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Finland’s education system is considered one of the best in the world. In international ratings, it’s always in the top ten. However, the authorities there aren’t ready to rest on their laurels, and they’ve decided to carry through a real revolution in their school system.

Finnish officials want to remove school subjects from the curriculum. There will no longer be any classes in physics, math, literature, history, or geography.

The head of the Department of Education in Helsinki, Marjo Kyllonen, explained the changes:

“There are schools that are teaching in the old-fashioned way which was of benefit in the beginning of the 1900s — but the needs are not the same, and we need something fit for the 21st century.“

Instead of individual subjects, students will study events and phenomena in an interdisciplinary format. For example, the Second World War will be examined from the perspective of history, geography, and math. And by taking the course ”Working in a Cafe," students will absorb a whole body of knowledge about the English language, economics, and communication skills.


https://brightside.me/wonder-curiosities/finland-will-become-the-first-country-in-the-world-to-get-rid-of-all-school-subjects-259910/
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This system will be introduced for senior students, beginning at the age of 16. The general idea is that the students ought to choose for themselves which topic or phenomenon they want to study, bearing in mind their ambitions for the future and their capabilities. In this way, no student will have to pass through an entire course on physics or chemistry while all the time thinking to themselves “What do I need to know this for?”

The traditional format of teacher-pupil communication is also going to change. Students will no longer sit behind school desks and wait anxiously to be called upon to answer a question. Instead, they will work together in small groups to discuss problems.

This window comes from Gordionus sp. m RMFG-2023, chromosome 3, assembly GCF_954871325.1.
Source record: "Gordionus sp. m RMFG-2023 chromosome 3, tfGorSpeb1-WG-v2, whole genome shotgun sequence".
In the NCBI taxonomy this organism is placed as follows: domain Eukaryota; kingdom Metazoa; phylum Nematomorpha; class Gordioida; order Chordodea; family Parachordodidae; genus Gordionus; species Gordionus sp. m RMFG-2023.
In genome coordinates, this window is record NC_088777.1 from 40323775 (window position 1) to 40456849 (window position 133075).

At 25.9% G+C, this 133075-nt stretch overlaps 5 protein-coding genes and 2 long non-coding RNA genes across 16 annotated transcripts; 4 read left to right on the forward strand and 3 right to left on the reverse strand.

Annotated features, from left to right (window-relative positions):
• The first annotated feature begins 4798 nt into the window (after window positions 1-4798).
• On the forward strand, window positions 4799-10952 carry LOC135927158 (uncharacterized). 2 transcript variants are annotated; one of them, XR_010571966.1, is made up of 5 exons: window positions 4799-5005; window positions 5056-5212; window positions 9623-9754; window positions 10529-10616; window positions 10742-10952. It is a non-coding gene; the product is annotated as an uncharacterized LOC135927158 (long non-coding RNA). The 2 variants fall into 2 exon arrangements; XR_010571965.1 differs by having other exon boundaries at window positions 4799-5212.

The Finnish education system encourages collective work, which is why the changes will also affect teachers. The school reform will require a great deal of cooperation between teachers of different subjects. Around 70% of teachers in Helsinki have already undertaken preparatory work in line with the new system for presenting information, and, as a result, they’ll get a pay increase.

The changes are expected to be complete by 2020.
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Sounds interesting. Hopefully their grand experiment will work out.
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>>122491
>no student will have to pass through an entire course on physics or chemistry while all the time thinking to themselves “What do I need to know this for?”
Well that should be interesting to watch
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>>122560
If this works I'd be really excited for future changes abroad.
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>>122567
think of it this way, what if you were studying math and you looked at the mathematic problems and history of ww2, what issues physicists of the time were examining and trying to figure out.

What do I need this for? Well look at these very real problems that we had to figure out in the past building bridges, tanks, bombs etc. Pretty simple. They get to learn about an important part of history whatever it may be, but they will still work in their own self interest toward their chosen field.
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>>122490
this seems like a great idea. The most complicated subjects are all interdisciplinary.

Wish something like this was in my later high school years.
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>>122490
This seems to be a great idea. Hope it will prove succesful.
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Will flop
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>>122490
The saying "multitasking is the opportunity to screw up multiple things is at one time" comes to mind with this idea. Personally seems to be a better idea as a course vs a teaching methodology.
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Seems closer to what education really used to be like before industrialization.